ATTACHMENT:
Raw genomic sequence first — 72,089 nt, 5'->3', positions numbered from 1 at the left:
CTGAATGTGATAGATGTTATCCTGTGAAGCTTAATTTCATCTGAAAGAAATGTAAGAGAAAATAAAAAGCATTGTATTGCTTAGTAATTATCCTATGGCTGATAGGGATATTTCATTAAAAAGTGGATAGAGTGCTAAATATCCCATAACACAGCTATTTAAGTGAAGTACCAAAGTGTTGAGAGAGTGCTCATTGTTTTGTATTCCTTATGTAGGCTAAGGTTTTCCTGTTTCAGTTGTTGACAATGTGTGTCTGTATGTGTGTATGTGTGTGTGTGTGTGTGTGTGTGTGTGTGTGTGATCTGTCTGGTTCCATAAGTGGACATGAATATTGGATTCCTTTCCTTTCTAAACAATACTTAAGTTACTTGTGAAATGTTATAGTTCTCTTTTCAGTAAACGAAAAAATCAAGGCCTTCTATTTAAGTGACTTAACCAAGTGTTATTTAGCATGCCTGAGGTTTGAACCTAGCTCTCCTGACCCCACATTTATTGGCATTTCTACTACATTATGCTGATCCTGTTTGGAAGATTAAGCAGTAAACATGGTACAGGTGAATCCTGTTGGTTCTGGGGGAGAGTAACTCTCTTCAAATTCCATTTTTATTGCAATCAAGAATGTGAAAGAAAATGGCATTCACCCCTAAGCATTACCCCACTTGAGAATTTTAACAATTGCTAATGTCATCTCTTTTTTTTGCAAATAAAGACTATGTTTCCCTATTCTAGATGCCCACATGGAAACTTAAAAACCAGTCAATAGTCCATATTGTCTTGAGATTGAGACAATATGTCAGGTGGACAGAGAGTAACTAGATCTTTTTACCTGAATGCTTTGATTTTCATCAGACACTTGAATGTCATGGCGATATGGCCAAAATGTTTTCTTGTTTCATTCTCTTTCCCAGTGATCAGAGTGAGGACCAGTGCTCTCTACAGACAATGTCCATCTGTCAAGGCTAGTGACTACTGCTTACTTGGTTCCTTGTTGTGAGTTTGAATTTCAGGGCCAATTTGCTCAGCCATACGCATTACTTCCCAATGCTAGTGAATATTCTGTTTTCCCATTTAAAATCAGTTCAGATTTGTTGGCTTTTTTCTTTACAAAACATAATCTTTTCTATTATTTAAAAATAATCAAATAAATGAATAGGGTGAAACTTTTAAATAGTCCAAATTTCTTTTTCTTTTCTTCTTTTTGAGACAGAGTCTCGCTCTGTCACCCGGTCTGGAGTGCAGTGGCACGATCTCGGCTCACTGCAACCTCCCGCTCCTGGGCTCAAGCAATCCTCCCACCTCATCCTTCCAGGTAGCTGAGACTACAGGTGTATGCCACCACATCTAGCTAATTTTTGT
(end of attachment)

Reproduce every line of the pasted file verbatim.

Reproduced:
Raw genomic sequence first — 72,089 nt, 5'->3', positions numbered from 1 at the left:
CTGAATGTGATAGATGTTATCCTGTGAAGCTTAATTTCATCTGAAAGAAATGTAAGAGAAAATAAAAAGCATTGTATTGCTTAGTAATTATCCTATGGCTGATAGGGATATTTCATTAAAAAGTGGATAGAGTGCTAAATATCCCATAACACAGCTATTTAAGTGAAGTACCAAAGTGTTGAGAGAGTGCTCATTGTTTTGTATTCCTTATGTAGGCTAAGGTTTTCCTGTTTCAGTTGTTGACAATGTGTGTCTGTATGTGTGTATGTGTGTGTGTGTGTGTGTGTGTGTGTGTGTGTGATCTGTCTGGTTCCATAAGTGGACATGAATATTGGATTCCTTTCCTTTCTAAACAATACTTAAGTTACTTGTGAAATGTTATAGTTCTCTTTTCAGTAAACGAAAAAATCAAGGCCTTCTATTTAAGTGACTTAACCAAGTGTTATTTAGCATGCCTGAGGTTTGAACCTAGCTCTCCTGACCCCACATTTATTGGCATTTCTACTACATTATGCTGATCCTGTTTGGAAGATTAAGCAGTAAACATGGTACAGGTGAATCCTGTTGGTTCTGGGGGAGAGTAACTCTCTTCAAATTCCATTTTTATTGCAATCAAGAATGTGAAAGAAAATGGCATTCACCCCTAAGCATTACCCCACTTGAGAATTTTAACAATTGCTAATGTCATCTCTTTTTTTTGCAAATAAAGACTATGTTTCCCTATTCTAGATGCCCACATGGAAACTTAAAAACCAGTCAATAGTCCATATTGTCTTGAGATTGAGACAATATGTCAGGTGGACAGAGAGTAACTAGATCTTTTTACCTGAATGCTTTGATTTTCATCAGACACTTGAATGTCATGGCGATATGGCCAAAATGTTTTCTTGTTTCATTCTCTTTCCCAGTGATCAGAGTGAGGACCAGTGCTCTCTACAGACAATGTCCATCTGTCAAGGCTAGTGACTACTGCTTACTTGGTTCCTTGTTGTGAGTTTGAATTTCAGGGCCAATTTGCTCAGCCATACGCATTACTTCCCAATGCTAGTGAATATTCTGTTTTCCCATTTAAAATCAGTTCAGATTTGTTGGCTTTTTTCTTTACAAAACATAATCTTTTCTATTATTTAAAAATAATCAAATAAATGAATAGGGTGAAACTTTTAAATAGTCCAAATTTCTTTTTCTTTTCTTCTTTTTGAGACAGAGTCTCGCTCTGTCACCCGGTCTGGAGTGCAGTGGCACGATCTCGGCTCACTGCAACCTCCCGCTCCTGGGCTCAAGCAATCCTCCCACCTCATCCTTCCAGGTAGCTGAGACTACAGGTGTATGCCACCACATCTAGCTAATTTTTGT